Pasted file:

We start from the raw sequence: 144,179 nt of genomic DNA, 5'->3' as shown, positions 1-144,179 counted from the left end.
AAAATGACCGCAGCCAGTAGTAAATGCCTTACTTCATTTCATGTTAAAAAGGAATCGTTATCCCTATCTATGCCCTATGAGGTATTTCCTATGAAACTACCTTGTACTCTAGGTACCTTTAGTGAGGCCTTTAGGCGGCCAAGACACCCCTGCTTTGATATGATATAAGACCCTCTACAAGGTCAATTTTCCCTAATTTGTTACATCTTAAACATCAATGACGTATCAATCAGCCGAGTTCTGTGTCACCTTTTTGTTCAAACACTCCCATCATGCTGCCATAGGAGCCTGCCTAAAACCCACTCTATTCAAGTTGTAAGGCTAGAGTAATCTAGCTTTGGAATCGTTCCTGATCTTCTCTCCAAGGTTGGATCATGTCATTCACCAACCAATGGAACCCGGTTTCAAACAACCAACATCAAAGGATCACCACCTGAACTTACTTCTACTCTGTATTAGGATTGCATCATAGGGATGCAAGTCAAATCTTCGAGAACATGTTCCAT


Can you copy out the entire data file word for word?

We start from the raw sequence: 144,179 nt of genomic DNA, 5'->3' as shown, positions 1-144,179 counted from the left end.
AAAATGACCGCAGCCAGTAGTAAATGCCTTACTTCATTTCATGTTAAAAAGGAATCGTTATCCCTATCTATGCCCTATGAGGTATTTCCTATGAAACTACCTTGTACTCTAGGTACCTTTAGTGAGGCCTTTAGGCGGCCAAGACACCCCTGCTTTGATATGATATAAGACCCTCTACAAGGTCAATTTTCCCTAATTTGTTACATCTTAAACATCAATGACGTATCAATCAGCCGAGTTCTGTGTCACCTTTTTGTTCAAACACTCCCATCATGCTGCCATAGGAGCCTGCCTAAAACCCACTCTATTCAAGTTGTAAGGCTAGAGTAATCTAGCTTTGGAATCGTTCCTGATCTTCTCTCCAAGGTTGGATCATGTCATTCACCAACCAATGGAACCCGGTTTCAAACAACCAACATCAAAGGATCACCACCTGAACTTACTTCTACTCTGTATTAGGATTGCATCATAGGGATGCAAGTCAAATCTTCGAGAACATGTTCCAT